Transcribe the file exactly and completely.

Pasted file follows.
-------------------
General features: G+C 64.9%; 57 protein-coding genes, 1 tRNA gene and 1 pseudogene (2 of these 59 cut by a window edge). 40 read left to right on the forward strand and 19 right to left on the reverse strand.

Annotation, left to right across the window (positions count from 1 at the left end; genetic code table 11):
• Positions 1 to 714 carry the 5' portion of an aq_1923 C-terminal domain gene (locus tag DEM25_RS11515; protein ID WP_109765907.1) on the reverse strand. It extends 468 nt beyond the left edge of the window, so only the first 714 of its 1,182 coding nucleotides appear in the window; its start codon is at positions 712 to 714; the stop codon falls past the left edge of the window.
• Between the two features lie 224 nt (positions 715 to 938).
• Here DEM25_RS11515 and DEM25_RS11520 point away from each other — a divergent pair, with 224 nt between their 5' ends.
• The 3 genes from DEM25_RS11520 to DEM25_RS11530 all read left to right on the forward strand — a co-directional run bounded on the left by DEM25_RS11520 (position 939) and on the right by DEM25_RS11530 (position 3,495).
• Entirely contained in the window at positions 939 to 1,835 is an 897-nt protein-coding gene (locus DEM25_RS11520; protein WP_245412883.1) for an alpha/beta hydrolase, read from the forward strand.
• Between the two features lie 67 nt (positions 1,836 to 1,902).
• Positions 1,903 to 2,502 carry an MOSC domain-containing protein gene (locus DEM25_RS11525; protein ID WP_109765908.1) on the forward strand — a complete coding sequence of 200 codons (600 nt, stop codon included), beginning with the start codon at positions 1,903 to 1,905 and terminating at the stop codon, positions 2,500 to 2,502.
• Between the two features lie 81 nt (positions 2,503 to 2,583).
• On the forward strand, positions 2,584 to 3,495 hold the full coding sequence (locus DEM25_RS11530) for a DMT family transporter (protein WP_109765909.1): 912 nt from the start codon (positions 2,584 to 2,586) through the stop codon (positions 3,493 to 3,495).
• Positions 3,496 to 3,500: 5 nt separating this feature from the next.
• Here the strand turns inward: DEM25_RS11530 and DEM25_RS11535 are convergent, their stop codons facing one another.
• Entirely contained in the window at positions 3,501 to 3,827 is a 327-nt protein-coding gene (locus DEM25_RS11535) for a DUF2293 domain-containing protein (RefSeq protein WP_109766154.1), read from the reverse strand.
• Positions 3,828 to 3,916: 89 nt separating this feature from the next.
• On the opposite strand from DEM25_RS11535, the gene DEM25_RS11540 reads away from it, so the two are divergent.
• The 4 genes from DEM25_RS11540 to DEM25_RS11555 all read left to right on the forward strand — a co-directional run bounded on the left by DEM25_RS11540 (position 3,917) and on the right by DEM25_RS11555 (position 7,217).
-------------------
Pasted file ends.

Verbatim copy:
General features: G+C 64.9%; 57 protein-coding genes, 1 tRNA gene and 1 pseudogene (2 of these 59 cut by a window edge). 40 read left to right on the forward strand and 19 right to left on the reverse strand.

Annotation, left to right across the window (positions count from 1 at the left end; genetic code table 11):
• Positions 1 to 714 carry the 5' portion of an aq_1923 C-terminal domain gene (locus tag DEM25_RS11515; protein ID WP_109765907.1) on the reverse strand. It extends 468 nt beyond the left edge of the window, so only the first 714 of its 1,182 coding nucleotides appear in the window; its start codon is at positions 712 to 714; the stop codon falls past the left edge of the window.
• Between the two features lie 224 nt (positions 715 to 938).
• Here DEM25_RS11515 and DEM25_RS11520 point away from each other — a divergent pair, with 224 nt between their 5' ends.
• The 3 genes from DEM25_RS11520 to DEM25_RS11530 all read left to right on the forward strand — a co-directional run bounded on the left by DEM25_RS11520 (position 939) and on the right by DEM25_RS11530 (position 3,495).
• Entirely contained in the window at positions 939 to 1,835 is an 897-nt protein-coding gene (locus DEM25_RS11520; protein WP_245412883.1) for an alpha/beta hydrolase, read from the forward strand.
• Between the two features lie 67 nt (positions 1,836 to 1,902).
• Positions 1,903 to 2,502 carry an MOSC domain-containing protein gene (locus DEM25_RS11525; protein ID WP_109765908.1) on the forward strand — a complete coding sequence of 200 codons (600 nt, stop codon included), beginning with the start codon at positions 1,903 to 1,905 and terminating at the stop codon, positions 2,500 to 2,502.
• Between the two features lie 81 nt (positions 2,503 to 2,583).
• On the forward strand, positions 2,584 to 3,495 hold the full coding sequence (locus DEM25_RS11530) for a DMT family transporter (protein WP_109765909.1): 912 nt from the start codon (positions 2,584 to 2,586) through the stop codon (positions 3,493 to 3,495).
• Positions 3,496 to 3,500: 5 nt separating this feature from the next.
• Here the strand turns inward: DEM25_RS11530 and DEM25_RS11535 are convergent, their stop codons facing one another.
• Entirely contained in the window at positions 3,501 to 3,827 is a 327-nt protein-coding gene (locus DEM25_RS11535) for a DUF2293 domain-containing protein (RefSeq protein WP_109766154.1), read from the reverse strand.
• Positions 3,828 to 3,916: 89 nt separating this feature from the next.
• On the opposite strand from DEM25_RS11535, the gene DEM25_RS11540 reads away from it, so the two are divergent.
• The 4 genes from DEM25_RS11540 to DEM25_RS11555 all read left to right on the forward strand — a co-directional run bounded on the left by DEM25_RS11540 (position 3,917) and on the right by DEM25_RS11555 (position 7,217).